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Hello everyone, actually my question is very easy today but I just wondering whether my idea is right or not.

I have lived in Paris with my family for a long time and I think Paris is a very nice city.

So, I want to include all those informations in one sentence.

Is it correct that "I have lived in Paris, which is a very nice city, with my family for a long time." ? Thank you in advance.

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Comments  
JawelIs it correct that "I have lived in Paris, which is a very nice city, with my family for a long time."

The word order is very awkward. Learners often try to include too much information in a single sentence. Perhaps it reflects the way their own language works.

Yes actually we can include lots of informations in a sentence on our own language. In spite of lots of information,

What is the best order to say it?

I have lived in Paris with my family, which is a nice city, for a long time

or

I have lived in Paris with my family for a long time, which is a nice city.

or

I have lived in Paris, which is a nice city, with my family for a long time.

Which one would you choose?

Students: Are you brave enough to let our tutors analyse your pronunciation?

You need something more like these:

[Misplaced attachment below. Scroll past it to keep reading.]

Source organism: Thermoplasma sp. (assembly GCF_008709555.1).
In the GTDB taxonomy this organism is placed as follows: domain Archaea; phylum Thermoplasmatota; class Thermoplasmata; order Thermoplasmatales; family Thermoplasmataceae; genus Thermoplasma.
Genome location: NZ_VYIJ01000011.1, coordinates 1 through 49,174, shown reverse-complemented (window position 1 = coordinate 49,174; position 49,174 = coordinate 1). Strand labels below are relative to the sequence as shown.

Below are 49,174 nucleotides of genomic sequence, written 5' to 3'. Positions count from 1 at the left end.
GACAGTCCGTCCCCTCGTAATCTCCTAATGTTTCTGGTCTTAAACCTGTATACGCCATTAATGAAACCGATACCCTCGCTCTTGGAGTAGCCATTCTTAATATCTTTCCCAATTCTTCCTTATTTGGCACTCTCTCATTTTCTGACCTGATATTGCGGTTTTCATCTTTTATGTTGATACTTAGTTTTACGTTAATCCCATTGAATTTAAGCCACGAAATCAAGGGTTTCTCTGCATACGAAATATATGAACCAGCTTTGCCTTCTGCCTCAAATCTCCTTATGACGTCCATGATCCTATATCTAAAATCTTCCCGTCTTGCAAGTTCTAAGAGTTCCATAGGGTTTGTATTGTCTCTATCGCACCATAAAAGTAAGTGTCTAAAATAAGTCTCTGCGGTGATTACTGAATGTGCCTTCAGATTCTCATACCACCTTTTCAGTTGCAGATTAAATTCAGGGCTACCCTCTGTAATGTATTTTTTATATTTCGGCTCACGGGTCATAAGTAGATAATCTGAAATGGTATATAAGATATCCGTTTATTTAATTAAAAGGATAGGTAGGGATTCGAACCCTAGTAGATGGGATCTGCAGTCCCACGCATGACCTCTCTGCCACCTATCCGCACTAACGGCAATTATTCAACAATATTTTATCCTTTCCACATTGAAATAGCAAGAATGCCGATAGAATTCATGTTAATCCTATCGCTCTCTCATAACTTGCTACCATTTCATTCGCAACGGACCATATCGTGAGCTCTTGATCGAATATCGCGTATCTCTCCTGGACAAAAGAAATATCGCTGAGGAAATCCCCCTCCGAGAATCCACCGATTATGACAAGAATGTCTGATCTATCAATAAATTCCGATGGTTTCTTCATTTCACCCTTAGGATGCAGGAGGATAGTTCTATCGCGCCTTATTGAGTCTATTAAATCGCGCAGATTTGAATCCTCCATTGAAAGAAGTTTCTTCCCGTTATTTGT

I have lived in the beautiful city of Paris with my family for a long time.
I have lived for a long time with my family in the beautiful city of Paris.

Or, if you insist on a relative clause with the word 'nice':

I have lived for a long time with my family in Paris, which is a nice city.

CJ

But, your last sentence is coming with more than one meaning.

First of all, it is a reverse sentence and then "with my family in Paris" can mean "my family were in Paris."

JawelFirst of all, it is a reverse sentence

There is no such thing as a reverse sentence. You can move phrases around in a sentence. There's no rule against it.

Jawel"with my family in Paris" can mean "my family were in Paris."

Your family were in Paris no matter which phrase order you use. If you were living in Paris and you were living with your family, then your family were certainly not in Tokyo or Santiago. Where else could they be but in Paris?

CJ

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Okay I understood you but why did you accept "I have lived in Paris, which is a nice country, with my family for a long time" as a correct sentence?

Additionally, Are "with my family" and "Paris" noun phrases together?

Jawelwhy did you accept "I have lived in Paris, which is a nice country, with my family for a long time" as a correct sentence?

I didn't say anything about that sentence. I just gave you some better ones.

As it happens, your sentence is grammatically correct but it is awkward, as has already been mentioned by another contributor.

JawelAre "with my family" and "Paris" noun phrases together?

I don't know what you mean by "together".

"my family" is a noun phrase [NP].
"with my family" is a preposition phrase [PP].
"Paris" is an NP.
"in Paris" is a PP.

CJ

What if I put "which" just after "with my family" ? What would happen? and "with my family" and "paris" together means : "We can not use them from each other, because they are completing each other. "with my family" is defining to "paris". Right?

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